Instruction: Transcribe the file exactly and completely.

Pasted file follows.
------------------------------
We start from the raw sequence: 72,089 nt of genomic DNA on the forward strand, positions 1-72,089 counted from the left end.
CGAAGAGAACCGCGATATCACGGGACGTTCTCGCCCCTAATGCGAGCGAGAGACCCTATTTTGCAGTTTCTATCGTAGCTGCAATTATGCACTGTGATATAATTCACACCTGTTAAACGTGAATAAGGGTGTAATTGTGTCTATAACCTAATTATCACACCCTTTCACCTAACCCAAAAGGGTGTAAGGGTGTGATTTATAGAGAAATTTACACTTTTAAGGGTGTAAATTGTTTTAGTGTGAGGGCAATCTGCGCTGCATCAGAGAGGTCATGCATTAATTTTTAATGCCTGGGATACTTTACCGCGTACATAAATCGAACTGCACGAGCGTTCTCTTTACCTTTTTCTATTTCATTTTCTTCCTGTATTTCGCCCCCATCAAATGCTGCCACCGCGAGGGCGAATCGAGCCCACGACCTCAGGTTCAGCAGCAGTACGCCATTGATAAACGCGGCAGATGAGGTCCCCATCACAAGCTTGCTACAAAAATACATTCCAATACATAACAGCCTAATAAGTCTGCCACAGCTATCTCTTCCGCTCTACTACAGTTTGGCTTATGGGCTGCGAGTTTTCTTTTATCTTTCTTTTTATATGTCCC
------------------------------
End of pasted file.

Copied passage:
We start from the raw sequence: 72,089 nt of genomic DNA on the forward strand, positions 1-72,089 counted from the left end.
CGAAGAGAACCGCGATATCACGGGACGTTCTCGCCCCTAATGCGAGCGAGAGACCCTATTTTGCAGTTTCTATCGTAGCTGCAATTATGCACTGTGATATAATTCACACCTGTTAAACGTGAATAAGGGTGTAATTGTGTCTATAACCTAATTATCACACCCTTTCACCTAACCCAAAAGGGTGTAAGGGTGTGATTTATAGAGAAATTTACACTTTTAAGGGTGTAAATTGTTTTAGTGTGAGGGCAATCTGCGCTGCATCAGAGAGGTCATGCATTAATTTTTAATGCCTGGGATACTTTACCGCGTACATAAATCGAACTGCACGAGCGTTCTCTTTACCTTTTTCTATTTCATTTTCTTCCTGTATTTCGCCCCCATCAAATGCTGCCACCGCGAGGGCGAATCGAGCCCACGACCTCAGGTTCAGCAGCAGTACGCCATTGATAAACGCGGCAGATGAGGTCCCCATCACAAGCTTGCTACAAAAATACATTCCAATACATAACAGCCTAATAAGTCTGCCACAGCTATCTCTTCCGCTCTACTACAGTTTGGCTTATGGGCTGCGAGTTTTCTTTTATCTTTCTTTTTATATGTCCC